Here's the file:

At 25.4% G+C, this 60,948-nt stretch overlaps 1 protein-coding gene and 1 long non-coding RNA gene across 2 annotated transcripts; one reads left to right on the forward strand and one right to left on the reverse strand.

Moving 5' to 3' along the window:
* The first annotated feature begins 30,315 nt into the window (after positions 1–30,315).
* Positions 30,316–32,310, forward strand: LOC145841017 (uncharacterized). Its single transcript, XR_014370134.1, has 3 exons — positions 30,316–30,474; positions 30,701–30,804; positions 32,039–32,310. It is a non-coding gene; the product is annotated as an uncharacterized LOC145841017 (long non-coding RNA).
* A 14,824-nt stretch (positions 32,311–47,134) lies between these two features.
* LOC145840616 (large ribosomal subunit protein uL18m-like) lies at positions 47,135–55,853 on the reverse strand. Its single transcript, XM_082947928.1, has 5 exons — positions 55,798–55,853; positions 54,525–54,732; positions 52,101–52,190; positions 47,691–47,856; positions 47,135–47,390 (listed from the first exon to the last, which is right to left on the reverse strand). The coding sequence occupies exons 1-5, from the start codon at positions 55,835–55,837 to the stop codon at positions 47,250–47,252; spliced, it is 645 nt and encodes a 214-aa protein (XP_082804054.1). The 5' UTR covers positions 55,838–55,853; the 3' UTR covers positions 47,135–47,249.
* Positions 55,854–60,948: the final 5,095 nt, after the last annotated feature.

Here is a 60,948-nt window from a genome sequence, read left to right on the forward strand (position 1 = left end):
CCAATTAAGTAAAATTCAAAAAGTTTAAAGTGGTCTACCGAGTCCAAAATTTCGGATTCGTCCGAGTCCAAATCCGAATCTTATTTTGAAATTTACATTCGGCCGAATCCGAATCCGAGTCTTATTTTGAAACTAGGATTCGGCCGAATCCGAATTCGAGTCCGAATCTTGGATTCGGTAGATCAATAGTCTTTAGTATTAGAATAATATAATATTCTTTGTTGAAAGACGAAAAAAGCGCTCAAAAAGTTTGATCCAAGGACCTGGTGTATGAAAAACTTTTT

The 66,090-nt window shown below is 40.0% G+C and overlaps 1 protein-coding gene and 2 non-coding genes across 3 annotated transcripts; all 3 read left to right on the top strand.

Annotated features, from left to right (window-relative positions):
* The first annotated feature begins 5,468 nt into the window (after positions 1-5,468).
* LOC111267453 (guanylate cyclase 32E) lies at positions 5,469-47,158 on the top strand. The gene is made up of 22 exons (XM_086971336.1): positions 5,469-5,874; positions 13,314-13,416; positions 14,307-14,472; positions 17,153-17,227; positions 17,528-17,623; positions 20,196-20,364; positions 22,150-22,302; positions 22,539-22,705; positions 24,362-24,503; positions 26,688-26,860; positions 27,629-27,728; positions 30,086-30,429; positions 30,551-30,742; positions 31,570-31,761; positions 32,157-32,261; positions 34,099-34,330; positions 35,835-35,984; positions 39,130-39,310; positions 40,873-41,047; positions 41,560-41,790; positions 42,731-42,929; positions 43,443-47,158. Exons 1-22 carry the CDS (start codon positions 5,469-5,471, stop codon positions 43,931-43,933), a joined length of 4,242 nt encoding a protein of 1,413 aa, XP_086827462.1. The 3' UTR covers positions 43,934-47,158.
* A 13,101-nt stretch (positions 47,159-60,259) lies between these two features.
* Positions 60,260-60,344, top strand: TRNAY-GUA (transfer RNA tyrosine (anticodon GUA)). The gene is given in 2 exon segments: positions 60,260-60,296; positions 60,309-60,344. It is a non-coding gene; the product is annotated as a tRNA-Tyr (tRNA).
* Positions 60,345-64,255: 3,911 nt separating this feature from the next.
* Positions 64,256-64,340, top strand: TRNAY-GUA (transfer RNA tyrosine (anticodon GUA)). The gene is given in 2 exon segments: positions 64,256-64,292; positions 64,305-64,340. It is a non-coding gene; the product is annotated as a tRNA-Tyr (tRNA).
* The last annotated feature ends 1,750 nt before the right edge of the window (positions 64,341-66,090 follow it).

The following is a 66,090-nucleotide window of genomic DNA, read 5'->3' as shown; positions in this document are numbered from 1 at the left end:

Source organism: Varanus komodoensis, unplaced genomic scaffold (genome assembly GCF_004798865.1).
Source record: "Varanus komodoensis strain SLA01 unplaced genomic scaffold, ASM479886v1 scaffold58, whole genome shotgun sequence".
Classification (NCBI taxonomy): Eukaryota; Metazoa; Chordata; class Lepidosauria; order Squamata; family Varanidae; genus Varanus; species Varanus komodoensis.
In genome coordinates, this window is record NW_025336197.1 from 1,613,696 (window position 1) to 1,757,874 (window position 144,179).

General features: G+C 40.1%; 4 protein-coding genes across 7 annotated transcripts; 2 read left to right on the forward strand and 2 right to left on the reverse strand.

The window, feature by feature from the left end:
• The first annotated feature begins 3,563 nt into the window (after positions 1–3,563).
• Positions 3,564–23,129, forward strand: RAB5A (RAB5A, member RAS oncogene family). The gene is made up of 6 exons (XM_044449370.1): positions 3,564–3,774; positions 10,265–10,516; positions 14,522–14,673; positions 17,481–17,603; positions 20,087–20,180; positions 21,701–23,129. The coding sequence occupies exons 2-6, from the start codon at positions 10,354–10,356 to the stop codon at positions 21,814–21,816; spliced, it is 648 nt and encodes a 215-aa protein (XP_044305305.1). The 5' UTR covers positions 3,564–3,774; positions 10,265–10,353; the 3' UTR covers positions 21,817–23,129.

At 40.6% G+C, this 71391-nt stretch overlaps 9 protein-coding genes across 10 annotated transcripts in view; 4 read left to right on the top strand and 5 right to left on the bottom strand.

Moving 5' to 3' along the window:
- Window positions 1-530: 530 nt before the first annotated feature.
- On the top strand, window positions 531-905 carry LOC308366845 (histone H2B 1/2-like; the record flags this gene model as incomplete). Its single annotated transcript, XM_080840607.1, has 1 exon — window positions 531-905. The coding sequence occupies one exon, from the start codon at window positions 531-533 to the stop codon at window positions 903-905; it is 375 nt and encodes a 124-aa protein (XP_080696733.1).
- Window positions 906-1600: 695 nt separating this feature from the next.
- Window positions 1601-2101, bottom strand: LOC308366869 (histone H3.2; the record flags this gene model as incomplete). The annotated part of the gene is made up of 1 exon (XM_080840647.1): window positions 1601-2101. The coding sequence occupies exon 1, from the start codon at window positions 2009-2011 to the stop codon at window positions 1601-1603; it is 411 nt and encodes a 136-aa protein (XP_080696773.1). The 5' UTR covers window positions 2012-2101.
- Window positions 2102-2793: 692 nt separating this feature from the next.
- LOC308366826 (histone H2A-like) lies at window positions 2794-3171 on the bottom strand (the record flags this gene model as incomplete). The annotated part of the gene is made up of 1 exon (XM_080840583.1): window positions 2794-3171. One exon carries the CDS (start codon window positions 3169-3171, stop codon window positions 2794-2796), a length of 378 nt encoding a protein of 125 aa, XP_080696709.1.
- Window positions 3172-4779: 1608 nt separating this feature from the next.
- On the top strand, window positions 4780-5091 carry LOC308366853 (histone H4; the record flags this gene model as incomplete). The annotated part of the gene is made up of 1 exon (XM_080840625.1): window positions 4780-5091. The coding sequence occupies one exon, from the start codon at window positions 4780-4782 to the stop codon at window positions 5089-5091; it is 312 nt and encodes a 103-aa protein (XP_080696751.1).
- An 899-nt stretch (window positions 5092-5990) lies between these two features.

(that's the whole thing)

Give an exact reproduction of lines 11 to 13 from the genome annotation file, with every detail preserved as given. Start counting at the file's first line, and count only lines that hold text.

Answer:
Annotated features, from left to right (window-relative positions):
* The first annotated feature begins 5,468 nt into the window (after positions 1-5,468).
* LOC111267453 (guanylate cyclase 32E) lies at positions 5,469-47,158 on the top strand. The gene is made up of 22 exons (XM_086971336.1): positions 5,469-5,874; positions 13,314-13,416; positions 14,307-14,472; positions 17,153-17,227; positions 17,528-17,623; positions 20,196-20,364; positions 22,150-22,302; positions 22,539-22,705; positions 24,362-24,503; positions 26,688-26,860; positions 27,629-27,728; positions 30,086-30,429; positions 30,551-30,742; positions 31,570-31,761; positions 32,157-32,261; positions 34,099-34,330; positions 35,835-35,984; positions 39,130-39,310; positions 40,873-41,047; positions 41,560-41,790; positions 42,731-42,929; positions 43,443-47,158. Exons 1-22 carry the CDS (start codon positions 5,469-5,471, stop codon positions 43,931-43,933), a joined length of 4,242 nt encoding a protein of 1,413 aa, XP_086827462.1. The 3' UTR covers positions 43,934-47,158.